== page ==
How I Structured My Personal Statement
The personal statement was one of the most daunting parts of my application process. I was lucky to start early and have a lot of guidance because I applied for the NSF GRFP before submitting my grad school application, and once I had one personal statement, it was easy to modify it for other universities.
In this post I am going to share how I structured my engineering grad school personal statement and how I addressed my rocky start in school. My overall goal in my personal statement was to show my progression from a highschool student who was interested in engineering to a qualified graduate school applicant with the potential to be a successful researcher. I broke this down into 7 steps and included some excerpts from my personal statement to show how I did this.
The origin story – I discussed my initial interest in prosthetics and how that led me to decide I wanted to be an engineer.
My poor freshman year GPA – I mentioned my rocky start and painted my transfer in a positive light. I said
“I quickly realized that university was not a great culture fit for me. I decided to transfer to Texas State University and change my major to electrical engineering”
What led me to want a PhD – I talked about how the environment at my NASA internship was more appealing than my corporate internship. I clearly expressed what it was about that environment that I liked.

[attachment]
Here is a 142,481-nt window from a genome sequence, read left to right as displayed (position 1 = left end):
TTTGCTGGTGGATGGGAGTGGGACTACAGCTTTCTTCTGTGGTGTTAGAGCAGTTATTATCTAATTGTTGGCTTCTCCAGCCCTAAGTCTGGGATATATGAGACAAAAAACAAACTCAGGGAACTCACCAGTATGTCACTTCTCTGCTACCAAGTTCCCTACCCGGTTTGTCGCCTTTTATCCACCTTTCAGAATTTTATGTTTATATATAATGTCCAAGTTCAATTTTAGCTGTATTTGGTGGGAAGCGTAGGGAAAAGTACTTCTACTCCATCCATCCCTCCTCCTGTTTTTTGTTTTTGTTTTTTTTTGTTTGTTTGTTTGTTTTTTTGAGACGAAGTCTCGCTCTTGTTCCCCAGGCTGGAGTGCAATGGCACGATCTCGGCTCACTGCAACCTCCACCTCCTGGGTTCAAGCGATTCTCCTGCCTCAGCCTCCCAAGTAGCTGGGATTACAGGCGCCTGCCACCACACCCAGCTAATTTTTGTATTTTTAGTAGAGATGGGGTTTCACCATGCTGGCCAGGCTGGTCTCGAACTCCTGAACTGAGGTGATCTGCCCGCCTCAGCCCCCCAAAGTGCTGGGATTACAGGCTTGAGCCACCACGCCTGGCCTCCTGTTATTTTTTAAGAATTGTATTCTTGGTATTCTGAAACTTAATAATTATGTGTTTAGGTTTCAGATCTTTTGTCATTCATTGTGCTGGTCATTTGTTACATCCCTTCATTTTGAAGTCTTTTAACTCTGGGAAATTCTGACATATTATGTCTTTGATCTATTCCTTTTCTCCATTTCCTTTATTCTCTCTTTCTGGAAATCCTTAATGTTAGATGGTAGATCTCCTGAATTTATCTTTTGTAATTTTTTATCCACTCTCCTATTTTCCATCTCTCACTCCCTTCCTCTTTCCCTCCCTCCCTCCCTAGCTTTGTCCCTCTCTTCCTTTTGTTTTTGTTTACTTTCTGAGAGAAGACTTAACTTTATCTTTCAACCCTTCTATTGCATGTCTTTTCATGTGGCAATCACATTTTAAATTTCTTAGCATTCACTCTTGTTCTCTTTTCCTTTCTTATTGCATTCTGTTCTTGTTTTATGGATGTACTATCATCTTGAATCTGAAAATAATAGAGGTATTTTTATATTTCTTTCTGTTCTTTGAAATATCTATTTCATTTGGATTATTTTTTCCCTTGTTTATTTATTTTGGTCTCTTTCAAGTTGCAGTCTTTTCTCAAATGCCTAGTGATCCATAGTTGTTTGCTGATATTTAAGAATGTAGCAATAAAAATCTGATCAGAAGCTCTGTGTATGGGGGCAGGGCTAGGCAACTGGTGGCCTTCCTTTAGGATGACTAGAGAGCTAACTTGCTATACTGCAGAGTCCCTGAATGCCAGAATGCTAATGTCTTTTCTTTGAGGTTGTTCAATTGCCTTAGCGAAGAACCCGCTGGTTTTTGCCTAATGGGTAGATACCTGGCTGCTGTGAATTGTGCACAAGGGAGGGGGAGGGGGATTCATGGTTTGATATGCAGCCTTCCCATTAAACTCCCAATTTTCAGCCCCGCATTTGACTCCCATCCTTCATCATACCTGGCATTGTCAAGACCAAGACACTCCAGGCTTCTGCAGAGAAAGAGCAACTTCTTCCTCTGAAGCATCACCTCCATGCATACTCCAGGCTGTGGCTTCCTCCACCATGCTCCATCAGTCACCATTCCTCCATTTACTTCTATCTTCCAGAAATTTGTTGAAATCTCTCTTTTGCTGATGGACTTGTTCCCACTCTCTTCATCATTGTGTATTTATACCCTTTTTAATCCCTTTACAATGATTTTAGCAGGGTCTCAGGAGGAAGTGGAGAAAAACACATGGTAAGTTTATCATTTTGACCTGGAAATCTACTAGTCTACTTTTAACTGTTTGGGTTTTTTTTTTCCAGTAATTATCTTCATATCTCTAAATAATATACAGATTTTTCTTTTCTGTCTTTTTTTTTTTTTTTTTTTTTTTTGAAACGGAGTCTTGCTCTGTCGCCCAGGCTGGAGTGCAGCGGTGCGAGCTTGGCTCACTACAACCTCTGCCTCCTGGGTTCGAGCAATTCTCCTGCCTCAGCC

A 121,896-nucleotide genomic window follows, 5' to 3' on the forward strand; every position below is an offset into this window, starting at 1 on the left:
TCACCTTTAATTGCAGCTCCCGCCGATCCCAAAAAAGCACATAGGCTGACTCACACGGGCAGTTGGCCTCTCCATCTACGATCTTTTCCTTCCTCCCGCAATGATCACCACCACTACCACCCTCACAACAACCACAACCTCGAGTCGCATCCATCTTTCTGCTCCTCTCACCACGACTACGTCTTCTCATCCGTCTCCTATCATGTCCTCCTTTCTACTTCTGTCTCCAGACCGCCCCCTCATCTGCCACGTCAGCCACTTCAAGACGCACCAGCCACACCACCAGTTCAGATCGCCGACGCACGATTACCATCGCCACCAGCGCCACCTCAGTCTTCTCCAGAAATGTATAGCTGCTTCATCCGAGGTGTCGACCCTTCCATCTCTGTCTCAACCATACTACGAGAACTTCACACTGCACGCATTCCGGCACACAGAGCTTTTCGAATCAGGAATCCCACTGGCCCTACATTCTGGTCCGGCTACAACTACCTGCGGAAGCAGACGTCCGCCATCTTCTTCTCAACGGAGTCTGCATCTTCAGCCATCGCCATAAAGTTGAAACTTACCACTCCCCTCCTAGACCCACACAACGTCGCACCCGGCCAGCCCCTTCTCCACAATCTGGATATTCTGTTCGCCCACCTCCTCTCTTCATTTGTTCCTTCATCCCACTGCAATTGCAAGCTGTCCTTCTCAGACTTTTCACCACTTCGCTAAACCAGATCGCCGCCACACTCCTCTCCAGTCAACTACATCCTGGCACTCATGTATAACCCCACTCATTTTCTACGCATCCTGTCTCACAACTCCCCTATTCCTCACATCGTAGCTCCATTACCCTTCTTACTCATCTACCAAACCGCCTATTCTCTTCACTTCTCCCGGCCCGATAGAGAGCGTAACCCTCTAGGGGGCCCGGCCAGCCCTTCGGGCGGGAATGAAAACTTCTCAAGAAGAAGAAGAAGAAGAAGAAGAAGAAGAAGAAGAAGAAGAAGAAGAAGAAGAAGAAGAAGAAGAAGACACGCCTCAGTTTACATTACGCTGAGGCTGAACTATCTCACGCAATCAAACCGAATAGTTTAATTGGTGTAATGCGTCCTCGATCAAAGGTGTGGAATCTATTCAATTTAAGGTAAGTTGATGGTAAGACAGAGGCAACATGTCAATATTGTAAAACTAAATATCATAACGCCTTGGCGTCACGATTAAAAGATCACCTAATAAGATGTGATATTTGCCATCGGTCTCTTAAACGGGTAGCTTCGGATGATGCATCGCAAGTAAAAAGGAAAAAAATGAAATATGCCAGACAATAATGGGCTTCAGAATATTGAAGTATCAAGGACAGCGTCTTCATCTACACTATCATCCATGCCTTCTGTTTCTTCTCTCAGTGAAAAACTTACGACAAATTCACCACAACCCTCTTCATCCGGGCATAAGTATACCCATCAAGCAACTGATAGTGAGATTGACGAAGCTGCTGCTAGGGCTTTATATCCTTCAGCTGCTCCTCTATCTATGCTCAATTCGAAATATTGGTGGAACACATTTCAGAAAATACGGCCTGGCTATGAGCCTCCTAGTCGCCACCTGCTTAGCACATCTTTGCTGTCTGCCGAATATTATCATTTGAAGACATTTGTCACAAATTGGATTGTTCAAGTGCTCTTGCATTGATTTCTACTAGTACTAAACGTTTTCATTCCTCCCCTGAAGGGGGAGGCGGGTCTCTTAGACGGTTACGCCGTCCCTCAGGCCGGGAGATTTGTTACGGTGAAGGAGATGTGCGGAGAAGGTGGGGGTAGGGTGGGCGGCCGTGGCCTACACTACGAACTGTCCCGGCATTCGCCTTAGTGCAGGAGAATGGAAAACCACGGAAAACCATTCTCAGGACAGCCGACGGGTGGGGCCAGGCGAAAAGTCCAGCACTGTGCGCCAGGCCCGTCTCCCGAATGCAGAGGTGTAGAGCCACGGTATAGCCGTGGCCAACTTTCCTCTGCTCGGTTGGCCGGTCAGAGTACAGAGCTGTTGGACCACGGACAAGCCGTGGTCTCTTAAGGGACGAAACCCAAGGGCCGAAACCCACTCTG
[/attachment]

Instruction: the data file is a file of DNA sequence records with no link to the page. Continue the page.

“Working at NASA allowed me to work with people who value knowledge and research and who are excited to learn and share what they have learned. I knew that this was the environment I wanted to work in and decided that I wanted to pursue a PhD”
Undergrad research and other experiences – After discussing why I wanted to do my PhD, I talked about what I did to gain more exposure to research and build my skills as a researcher
“The determination I had to pursue graduate school and a research career motivated me to seek out undergraduate research experiences”
Contributions and accomplishments – This part was uncomfortable but so important. Rather than just saying that I did these internships and research experiences, I Explicitly stated the outcomes. I said things like
“This work led to my first three conference papers”
“As a result of this work, I was invited to present at the Department of Agriculture’s Small Producers Conference and the SRC TECHCON 2018 conference, where I was both a poster presenter and one of eight Undergraduate Innovation Session presenters”
Impact and research interest discussion – I expressed how I wanted my work as an engineer to go beyond myself and how I intended to do this by improving medical devices. I tied the research fields I was interested in to my desire to help people through engineering.
Tie to the university or opportunity – I ended my statement by discussing why that specific university or fellowship would be a good fit for my interests and what I would bring to the university.
Some of my personal statements could be a few pages but others were only 1 page. I made sure every sentence packed a punch and tried not to hold back on bragging about myself.
If you are applying to graduate school this fall, book a free 30 minute consultation here! I help other engineers organize their applications, communicate their experience in a way that is attractive to graduate programs and help them navigate the many steps in the process!